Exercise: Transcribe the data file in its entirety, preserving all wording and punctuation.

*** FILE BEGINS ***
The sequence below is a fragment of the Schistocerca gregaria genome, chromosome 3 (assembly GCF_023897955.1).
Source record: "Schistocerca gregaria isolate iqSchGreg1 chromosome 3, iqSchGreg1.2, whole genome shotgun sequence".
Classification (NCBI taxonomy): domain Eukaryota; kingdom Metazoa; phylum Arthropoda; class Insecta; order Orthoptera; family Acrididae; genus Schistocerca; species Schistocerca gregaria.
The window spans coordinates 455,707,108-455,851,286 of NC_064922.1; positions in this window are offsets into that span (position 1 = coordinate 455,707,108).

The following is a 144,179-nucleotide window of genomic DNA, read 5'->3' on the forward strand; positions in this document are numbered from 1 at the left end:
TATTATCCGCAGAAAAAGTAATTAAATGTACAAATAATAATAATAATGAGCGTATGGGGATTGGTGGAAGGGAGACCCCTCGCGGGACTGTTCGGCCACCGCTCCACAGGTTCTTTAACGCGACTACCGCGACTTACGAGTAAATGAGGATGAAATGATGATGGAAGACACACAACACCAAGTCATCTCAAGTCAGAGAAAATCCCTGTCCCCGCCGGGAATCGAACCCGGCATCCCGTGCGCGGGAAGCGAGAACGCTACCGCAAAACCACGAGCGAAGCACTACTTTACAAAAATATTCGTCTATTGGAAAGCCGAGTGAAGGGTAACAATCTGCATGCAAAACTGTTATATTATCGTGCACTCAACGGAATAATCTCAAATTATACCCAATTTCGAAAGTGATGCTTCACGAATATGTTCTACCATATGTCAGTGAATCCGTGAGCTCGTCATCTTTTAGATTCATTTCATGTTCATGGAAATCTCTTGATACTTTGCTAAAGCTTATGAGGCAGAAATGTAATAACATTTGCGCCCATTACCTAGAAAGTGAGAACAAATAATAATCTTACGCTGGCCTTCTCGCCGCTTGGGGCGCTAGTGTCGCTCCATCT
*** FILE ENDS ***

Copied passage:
The sequence below is a fragment of the Schistocerca gregaria genome, chromosome 3 (assembly GCF_023897955.1).
Source record: "Schistocerca gregaria isolate iqSchGreg1 chromosome 3, iqSchGreg1.2, whole genome shotgun sequence".
Classification (NCBI taxonomy): domain Eukaryota; kingdom Metazoa; phylum Arthropoda; class Insecta; order Orthoptera; family Acrididae; genus Schistocerca; species Schistocerca gregaria.
The window spans coordinates 455,707,108-455,851,286 of NC_064922.1; positions in this window are offsets into that span (position 1 = coordinate 455,707,108).

The following is a 144,179-nucleotide window of genomic DNA, read 5'->3' on the forward strand; positions in this document are numbered from 1 at the left end:
TATTATCCGCAGAAAAAGTAATTAAATGTACAAATAATAATAATAATGAGCGTATGGGGATTGGTGGAAGGGAGACCCCTCGCGGGACTGTTCGGCCACCGCTCCACAGGTTCTTTAACGCGACTACCGCGACTTACGAGTAAATGAGGATGAAATGATGATGGAAGACACACAACACCAAGTCATCTCAAGTCAGAGAAAATCCCTGTCCCCGCCGGGAATCGAACCCGGCATCCCGTGCGCGGGAAGCGAGAACGCTACCGCAAAACCACGAGCGAAGCACTACTTTACAAAAATATTCGTCTATTGGAAAGCCGAGTGAAGGGTAACAATCTGCATGCAAAACTGTTATATTATCGTGCACTCAACGGAATAATCTCAAATTATACCCAATTTCGAAAGTGATGCTTCACGAATATGTTCTACCATATGTCAGTGAATCCGTGAGCTCGTCATCTTTTAGATTCATTTCATGTTCATGGAAATCTCTTGATACTTTGCTAAAGCTTATGAGGCAGAAATGTAATAACATTTGCGCCCATTACCTAGAAAGTGAGAACAAATAATAATCTTACGCTGGCCTTCTCGCCGCTTGGGGCGCTAGTGTCGCTCCATCT